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By Benjamin A. Roberts and Christy Pritchard

2011 Annual Conference of the Society for Historical Archaeology

We are fortunate in that while conducting archaeological investigations at Fort Knox, we are able to draw from a variety of historic maps (16 that cover the entire installation and various others that pertain to specific locations on the base), dating from the original acquisition of properties in 1919 on through the 1990s.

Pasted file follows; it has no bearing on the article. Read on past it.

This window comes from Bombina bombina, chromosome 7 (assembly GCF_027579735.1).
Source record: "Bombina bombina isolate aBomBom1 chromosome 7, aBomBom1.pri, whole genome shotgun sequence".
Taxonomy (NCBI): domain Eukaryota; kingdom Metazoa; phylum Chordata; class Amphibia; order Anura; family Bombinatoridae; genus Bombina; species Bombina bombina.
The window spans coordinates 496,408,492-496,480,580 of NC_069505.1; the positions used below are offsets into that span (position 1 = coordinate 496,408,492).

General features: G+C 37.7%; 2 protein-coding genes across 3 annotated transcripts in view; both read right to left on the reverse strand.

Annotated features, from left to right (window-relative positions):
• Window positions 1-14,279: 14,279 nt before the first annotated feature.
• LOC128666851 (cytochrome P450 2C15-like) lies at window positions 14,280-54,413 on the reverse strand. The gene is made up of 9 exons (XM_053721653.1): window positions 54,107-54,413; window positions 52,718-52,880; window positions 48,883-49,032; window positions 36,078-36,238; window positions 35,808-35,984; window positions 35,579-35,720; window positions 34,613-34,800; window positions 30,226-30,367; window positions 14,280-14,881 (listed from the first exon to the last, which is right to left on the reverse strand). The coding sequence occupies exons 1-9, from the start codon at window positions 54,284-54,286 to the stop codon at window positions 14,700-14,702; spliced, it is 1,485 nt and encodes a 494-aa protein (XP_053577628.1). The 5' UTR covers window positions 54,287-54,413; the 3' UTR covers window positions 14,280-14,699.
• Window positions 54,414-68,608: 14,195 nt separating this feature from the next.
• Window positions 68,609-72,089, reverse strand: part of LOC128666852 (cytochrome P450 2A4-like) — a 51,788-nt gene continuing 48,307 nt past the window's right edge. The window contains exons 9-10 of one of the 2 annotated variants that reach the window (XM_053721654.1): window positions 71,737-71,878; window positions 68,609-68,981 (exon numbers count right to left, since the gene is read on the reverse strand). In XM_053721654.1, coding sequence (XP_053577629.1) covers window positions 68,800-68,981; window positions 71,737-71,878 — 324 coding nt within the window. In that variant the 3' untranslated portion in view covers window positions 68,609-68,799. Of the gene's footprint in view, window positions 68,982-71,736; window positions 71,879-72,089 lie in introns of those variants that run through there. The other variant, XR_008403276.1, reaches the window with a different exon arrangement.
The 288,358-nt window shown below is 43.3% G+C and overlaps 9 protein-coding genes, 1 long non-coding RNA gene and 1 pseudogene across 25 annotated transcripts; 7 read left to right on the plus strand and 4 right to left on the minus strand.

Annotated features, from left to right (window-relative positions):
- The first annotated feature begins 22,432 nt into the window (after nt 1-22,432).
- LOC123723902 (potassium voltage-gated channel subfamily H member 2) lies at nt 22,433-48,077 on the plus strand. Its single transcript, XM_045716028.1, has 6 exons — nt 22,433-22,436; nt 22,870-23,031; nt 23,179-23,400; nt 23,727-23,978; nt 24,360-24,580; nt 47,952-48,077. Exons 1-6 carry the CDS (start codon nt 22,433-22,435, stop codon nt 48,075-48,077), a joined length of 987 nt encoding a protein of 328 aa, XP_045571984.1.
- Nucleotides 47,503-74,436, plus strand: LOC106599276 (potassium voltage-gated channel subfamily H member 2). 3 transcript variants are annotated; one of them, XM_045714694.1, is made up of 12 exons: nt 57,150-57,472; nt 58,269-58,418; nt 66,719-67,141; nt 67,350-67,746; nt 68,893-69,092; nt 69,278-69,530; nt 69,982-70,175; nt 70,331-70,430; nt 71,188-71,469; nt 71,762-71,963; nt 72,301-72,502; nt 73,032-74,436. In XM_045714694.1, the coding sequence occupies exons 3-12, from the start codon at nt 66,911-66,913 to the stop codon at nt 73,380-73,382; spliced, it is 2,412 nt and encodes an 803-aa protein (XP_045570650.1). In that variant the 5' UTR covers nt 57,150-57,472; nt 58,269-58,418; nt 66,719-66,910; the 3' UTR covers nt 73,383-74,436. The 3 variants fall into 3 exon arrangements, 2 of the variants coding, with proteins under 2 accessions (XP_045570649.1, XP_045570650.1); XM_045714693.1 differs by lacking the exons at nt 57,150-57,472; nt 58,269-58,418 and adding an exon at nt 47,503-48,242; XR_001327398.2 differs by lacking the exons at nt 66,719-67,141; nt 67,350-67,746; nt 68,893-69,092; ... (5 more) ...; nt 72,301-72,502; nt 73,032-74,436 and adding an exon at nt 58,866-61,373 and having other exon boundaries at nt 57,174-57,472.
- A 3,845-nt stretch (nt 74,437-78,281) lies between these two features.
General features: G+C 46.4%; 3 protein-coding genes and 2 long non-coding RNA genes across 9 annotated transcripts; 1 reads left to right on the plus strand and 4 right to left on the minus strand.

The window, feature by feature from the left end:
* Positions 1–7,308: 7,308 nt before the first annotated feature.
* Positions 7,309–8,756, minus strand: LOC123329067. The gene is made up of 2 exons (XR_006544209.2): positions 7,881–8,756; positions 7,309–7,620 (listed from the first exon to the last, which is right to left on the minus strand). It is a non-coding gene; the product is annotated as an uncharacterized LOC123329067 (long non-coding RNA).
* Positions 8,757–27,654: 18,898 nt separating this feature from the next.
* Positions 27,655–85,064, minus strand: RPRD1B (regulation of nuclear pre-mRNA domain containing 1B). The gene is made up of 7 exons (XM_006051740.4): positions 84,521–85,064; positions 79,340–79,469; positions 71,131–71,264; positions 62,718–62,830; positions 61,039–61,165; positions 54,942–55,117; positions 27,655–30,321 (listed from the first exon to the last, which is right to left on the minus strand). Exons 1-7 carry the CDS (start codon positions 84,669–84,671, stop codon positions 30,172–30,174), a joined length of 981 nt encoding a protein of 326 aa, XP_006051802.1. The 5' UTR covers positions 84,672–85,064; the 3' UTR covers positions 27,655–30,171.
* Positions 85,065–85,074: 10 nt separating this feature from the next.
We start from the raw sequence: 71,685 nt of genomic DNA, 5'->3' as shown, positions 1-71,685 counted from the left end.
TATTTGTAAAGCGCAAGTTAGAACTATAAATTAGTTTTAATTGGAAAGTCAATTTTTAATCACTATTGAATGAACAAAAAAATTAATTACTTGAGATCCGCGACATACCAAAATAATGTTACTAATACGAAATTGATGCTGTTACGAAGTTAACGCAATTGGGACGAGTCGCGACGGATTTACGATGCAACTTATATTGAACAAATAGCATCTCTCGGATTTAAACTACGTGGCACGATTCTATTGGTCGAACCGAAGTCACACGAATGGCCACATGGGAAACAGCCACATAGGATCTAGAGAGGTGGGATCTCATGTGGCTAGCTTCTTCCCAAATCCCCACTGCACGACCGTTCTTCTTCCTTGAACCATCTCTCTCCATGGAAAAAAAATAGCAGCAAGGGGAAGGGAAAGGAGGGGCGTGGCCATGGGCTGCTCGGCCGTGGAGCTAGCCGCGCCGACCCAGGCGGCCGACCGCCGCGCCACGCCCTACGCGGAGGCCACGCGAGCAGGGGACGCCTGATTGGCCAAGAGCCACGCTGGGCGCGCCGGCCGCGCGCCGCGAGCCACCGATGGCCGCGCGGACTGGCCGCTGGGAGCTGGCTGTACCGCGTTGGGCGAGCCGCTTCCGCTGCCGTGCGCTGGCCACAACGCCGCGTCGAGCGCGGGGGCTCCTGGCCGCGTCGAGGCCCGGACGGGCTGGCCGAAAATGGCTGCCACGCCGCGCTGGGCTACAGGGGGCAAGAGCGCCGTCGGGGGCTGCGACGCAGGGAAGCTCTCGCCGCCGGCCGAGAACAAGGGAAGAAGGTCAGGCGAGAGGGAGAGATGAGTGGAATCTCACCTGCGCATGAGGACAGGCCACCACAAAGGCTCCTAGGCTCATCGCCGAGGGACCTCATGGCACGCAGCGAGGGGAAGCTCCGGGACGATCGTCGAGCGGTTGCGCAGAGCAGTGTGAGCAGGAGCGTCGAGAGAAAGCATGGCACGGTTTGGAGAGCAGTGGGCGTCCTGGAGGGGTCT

There are two ways in which we use these historic maps in archaeology at Fort Knox: (1) Comparing a known location on the ground to the historic maps (especially nice for historic artifact discoveries and to see if a building or structure is shown on a map that corresponds with our findings in the field allowing for deed research and occupant histories to be conducted on the site). Or, (2) using a known location on the map, like a farmstead, and using archaeological survey to locate, or ground-truth it in reality on the ground. This is a little trickier sometimes and can lead to proving or disproving the accuracy of the historic map you are using!

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